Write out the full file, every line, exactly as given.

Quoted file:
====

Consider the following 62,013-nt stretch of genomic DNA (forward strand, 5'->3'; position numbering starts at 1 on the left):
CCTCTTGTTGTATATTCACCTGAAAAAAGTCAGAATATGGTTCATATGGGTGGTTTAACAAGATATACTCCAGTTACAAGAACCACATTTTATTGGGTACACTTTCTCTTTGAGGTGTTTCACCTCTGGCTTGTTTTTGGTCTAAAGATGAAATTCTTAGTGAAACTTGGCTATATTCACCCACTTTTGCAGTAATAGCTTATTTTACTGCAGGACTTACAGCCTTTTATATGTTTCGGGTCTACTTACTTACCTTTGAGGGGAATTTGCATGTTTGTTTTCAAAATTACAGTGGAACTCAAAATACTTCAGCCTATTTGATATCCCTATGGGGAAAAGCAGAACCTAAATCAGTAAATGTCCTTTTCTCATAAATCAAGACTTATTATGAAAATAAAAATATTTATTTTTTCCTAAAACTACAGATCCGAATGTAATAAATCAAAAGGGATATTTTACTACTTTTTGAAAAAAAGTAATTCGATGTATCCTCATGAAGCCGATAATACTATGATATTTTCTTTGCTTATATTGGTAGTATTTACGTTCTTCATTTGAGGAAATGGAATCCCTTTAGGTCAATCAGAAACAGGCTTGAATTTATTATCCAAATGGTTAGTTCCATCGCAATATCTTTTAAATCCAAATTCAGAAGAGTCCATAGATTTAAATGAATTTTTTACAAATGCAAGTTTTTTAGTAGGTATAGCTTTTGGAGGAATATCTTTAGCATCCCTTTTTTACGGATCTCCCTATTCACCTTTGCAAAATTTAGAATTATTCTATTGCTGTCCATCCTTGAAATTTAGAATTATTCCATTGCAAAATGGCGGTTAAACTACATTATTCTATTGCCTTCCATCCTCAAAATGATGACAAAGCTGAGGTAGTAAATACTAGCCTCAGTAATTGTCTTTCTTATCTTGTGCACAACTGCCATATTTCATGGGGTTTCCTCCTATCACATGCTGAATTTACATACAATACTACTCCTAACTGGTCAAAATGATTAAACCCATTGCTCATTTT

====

Consider the following 62,013-nt stretch of genomic DNA (forward strand, 5'->3'; position numbering starts at 1 on the left):
CCTCTTGTTGTATATTCACCTGAAAAAAGTCAGAATATGGTTCATATGGGTGGTTTAACAAGATATACTCCAGTTACAAGAACCACATTTTATTGGGTACACTTTCTCTTTGAGGTGTTTCACCTCTGGCTTGTTTTTGGTCTAAAGATGAAATTCTTAGTGAAACTTGGCTATATTCACCCACTTTTGCAGTAATAGCTTATTTTACTGCAGGACTTACAGCCTTTTATATGTTTCGGGTCTACTTACTTACCTTTGAGGGGAATTTGCATGTTTGTTTTCAAAATTACAGTGGAACTCAAAATACTTCAGCCTATTTGATATCCCTATGGGGAAAAGCAGAACCTAAATCAGTAAATGTCCTTTTCTCATAAATCAAGACTTATTATGAAAATAAAAATATTTATTTTTTCCTAAAACTACAGATCCGAATGTAATAAATCAAAAGGGATATTTTACTACTTTTTGAAAAAAAGTAATTCGATGTATCCTCATGAAGCCGATAATACTATGATATTTTCTTTGCTTATATTGGTAGTATTTACGTTCTTCATTTGAGGAAATGGAATCCCTTTAGGTCAATCAGAAACAGGCTTGAATTTATTATCCAAATGGTTAGTTCCATCGCAATATCTTTTAAATCCAAATTCAGAAGAGTCCATAGATTTAAATGAATTTTTTACAAATGCAAGTTTTTTAGTAGGTATAGCTTTTGGAGGAATATCTTTAGCATCCCTTTTTTACGGATCTCCCTATTCACCTTTGCAAAATTTAGAATTATTCTATTGCTGTCCATCCTTGAAATTTAGAATTATTCCATTGCAAAATGGCGGTTAAACTACATTATTCTATTGCCTTCCATCCTCAAAATGATGACAAAGCTGAGGTAGTAAATACTAGCCTCAGTAATTGTCTTTCTTATCTTGTGCACAACTGCCATATTTCATGGGGTTTCCTCCTATCACATGCTGAATTTACATACAATACTACTCCTAACTGGTCAAAATGATTAAACCCATTGCTCATTTT